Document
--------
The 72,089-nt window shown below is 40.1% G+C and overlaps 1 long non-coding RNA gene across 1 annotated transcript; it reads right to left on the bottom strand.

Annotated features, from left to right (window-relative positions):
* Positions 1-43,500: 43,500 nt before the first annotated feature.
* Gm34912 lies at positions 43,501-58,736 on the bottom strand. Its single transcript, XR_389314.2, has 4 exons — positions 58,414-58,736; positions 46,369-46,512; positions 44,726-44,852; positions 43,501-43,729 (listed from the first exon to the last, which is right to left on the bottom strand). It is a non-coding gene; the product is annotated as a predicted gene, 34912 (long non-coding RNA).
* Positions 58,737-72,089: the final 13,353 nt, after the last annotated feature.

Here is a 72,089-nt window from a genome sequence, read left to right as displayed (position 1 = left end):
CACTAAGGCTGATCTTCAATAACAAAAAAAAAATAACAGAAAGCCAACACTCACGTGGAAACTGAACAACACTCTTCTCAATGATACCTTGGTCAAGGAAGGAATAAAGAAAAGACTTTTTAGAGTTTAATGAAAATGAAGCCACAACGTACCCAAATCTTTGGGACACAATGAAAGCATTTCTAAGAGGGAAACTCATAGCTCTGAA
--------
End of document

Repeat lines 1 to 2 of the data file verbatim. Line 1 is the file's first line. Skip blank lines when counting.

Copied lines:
The 72,089-nt window shown below is 40.1% G+C and overlaps 1 long non-coding RNA gene across 1 annotated transcript; it reads right to left on the bottom strand.

Annotated features, from left to right (window-relative positions):